Assessing One-State and Two-State Proposals to Solve the Israel-Palestine Conflict

In May 2021, the confrontation in Israel-Palestine again assumed center stage with many people wondering if this conflict would ever end (International Crisis Group 2021). The human costs have been high. Millions of Palestinians and Israelis suffered mental and emotional anxiety. Hundreds were killed, thousands wounded, and tens of thousands displaced from their homes. Given the Israeli occupation and Israel’s advanced military firepower, over 90% of the casualties and displaced were Palestinians. In theory, one way the conflict could come to an end is through a negotiated diplomatic outcome, but what would such an outcome look like? In this article, I consider the two most-commonly discussed negotiated solutions to the conflict: 1) one state with equal rights for all Palestinians and Israelis in what is today Gaza, Israel, and the West Bank and 2) two states, a State of Israel and a State of Palestine alongside each other. Each resolution has benefits and drawbacks; neither option is clearly more beneficial or more likely. Moreover, there is no independent decision rule that makes clear how to weigh the pros and cons and choose the better option.

One caveat: A discussion of one-state and two-state solutions is not exhaustive of all the options. The status quo is the current reality and may remain in place for years. In that reality, Israel is the only independent country (the Jewish State), Israeli settlements in the West Bank continue to grow, the Israeli occupation continues, and the Palestinian Authority has quite limited power. The Israeli right has advocated for sub-state options for Palestinians (e.g. autonomy, self-rule) as a long-term resolution, but such approaches have little support among Palestinians.

A one-state solution

A one-state solution means there would be a single country made up of pre-1967 Israel, the Gaza Strip, and the West Bank (Abunimah 2007; Azoulay and Ophir 2012; Lustick 2019; Munayyer 2019; and Tilley 2005). As a placeholder name, let’s call this one, sovereign state “the Holy Land.” Every person who lives between the Jordan River and the Mediterranean Sea would have equal individual rights, regardless of their ethnic or religious identity. They could live anywhere they want in the Holy Land, and they would have the right to vote in national elections. The capital would be in Jerusalem, and the government would include Jews and Palestinians. As I will further explain below, one state could be solely based on equal individual rights, or it could be a binational state meaning the two communities (Jews, Palestinians) have some communal rights as well.

The central obstacle to this one-state vision is about Israel’s self-definition today and how, if at all, that would transition to a single state with full equality for Palestinians and Israelis. Israel as the Jewish State is not compatible with the Holy Land because the latter assumes symbols, laws, and government policies do not favor Jews over Palestinians. Yet Israel today privileges Jews in many ways, e.g. in migration, housing, employment, political rights, and treatment by security organs of the state. Why would Israeli Jews willingly forfeit those advantages? Few states ever willingly modified their self-definition or national identity in such a significant fashion due to external demands rather than internal transformation.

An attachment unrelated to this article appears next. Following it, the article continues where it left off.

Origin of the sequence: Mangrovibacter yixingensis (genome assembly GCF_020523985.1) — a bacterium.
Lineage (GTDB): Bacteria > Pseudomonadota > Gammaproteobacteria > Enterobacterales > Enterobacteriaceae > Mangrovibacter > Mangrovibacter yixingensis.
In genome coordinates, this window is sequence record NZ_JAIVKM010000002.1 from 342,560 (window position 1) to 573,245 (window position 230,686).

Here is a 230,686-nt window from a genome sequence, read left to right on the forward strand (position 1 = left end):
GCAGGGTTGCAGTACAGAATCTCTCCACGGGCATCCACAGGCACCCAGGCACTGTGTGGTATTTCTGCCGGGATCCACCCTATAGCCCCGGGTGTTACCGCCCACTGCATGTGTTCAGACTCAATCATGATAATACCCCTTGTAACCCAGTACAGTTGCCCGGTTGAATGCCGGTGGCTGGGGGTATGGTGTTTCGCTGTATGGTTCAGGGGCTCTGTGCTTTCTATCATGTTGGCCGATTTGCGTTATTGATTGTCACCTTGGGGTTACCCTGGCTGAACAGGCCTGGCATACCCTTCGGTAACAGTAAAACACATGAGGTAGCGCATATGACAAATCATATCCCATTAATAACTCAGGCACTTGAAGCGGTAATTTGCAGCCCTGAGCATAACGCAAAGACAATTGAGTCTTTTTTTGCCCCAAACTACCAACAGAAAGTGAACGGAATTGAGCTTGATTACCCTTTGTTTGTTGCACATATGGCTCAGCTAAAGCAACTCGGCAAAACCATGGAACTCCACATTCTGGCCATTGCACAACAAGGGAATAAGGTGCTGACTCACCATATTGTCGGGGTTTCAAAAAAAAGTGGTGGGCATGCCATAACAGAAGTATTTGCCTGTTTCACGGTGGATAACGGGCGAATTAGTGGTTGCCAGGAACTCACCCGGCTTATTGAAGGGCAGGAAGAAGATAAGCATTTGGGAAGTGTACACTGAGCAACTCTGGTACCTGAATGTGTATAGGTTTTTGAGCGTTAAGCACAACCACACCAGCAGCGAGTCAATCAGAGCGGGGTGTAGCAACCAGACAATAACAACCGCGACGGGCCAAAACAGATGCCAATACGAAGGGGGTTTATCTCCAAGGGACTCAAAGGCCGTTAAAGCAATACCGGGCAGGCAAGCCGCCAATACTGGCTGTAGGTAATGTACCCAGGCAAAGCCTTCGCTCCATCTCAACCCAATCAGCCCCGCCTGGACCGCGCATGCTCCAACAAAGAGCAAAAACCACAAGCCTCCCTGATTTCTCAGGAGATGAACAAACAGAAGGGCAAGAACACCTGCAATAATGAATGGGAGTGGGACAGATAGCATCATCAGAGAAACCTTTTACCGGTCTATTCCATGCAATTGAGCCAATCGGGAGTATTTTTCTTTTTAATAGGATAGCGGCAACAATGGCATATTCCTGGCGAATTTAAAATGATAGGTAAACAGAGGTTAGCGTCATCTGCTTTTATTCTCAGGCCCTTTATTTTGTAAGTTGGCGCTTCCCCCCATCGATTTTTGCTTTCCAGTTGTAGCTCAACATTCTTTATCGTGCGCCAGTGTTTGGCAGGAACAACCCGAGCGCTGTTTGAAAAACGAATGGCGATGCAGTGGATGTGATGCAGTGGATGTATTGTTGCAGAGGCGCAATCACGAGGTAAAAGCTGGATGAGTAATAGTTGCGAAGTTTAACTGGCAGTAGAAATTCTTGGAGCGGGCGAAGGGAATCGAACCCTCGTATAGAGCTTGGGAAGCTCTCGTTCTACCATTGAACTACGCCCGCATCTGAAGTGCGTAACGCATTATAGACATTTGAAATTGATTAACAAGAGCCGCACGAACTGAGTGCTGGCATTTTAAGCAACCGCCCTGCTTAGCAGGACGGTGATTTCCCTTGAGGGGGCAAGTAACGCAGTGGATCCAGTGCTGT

Moreover, could the Holy Land serve as the fulfillment of Zionism and as a refuge for world Jewry if it was no longer defined as the Jewish State? What, for example, would happen to the Law of Return, which gives a Jew from anywhere in the world the right to become a citizen of Israel? The law is a key pillar of the Jewish superiority built into the State of Israel, the very kind of differentiation that undergirds the conception of Israel as an apartheid state (Human Rights Watch, 2021). But the law is also tied to the idea of Israel as a safe haven for Jews, somewhere they may automatically seek protection if things go badly in their home country (think violent anti-Semitism).

In concrete terms, it is difficult to imagine how the shift would take place in the state’s armed forces and security and intelligence community. Would Palestinians be integrated into the Israeli military and police to bring the numbers closer to 50/50 and to put Palestinians in key leadership roles? Would Palestinians leaders be given access to Israel’s nuclear secrets? That seems hard to imagine and yet that is what equality mandates. At the same time, most Israeli Jews would be reluctant to concede exclusive control of the state’s security decisions, fearful that they would not be protected in crisis moments.

What would equality mean in socioeconomic terms? In the status quo, Israeli Jews have many times the income and wealth of Palestinians. Would equality involve significant economic redistribution, something that itself could lead to further Israeli Jewish opposition to one state with equality? For comparison, the unification of East and West Germany faced such economic challenges with gaps that were not as stark.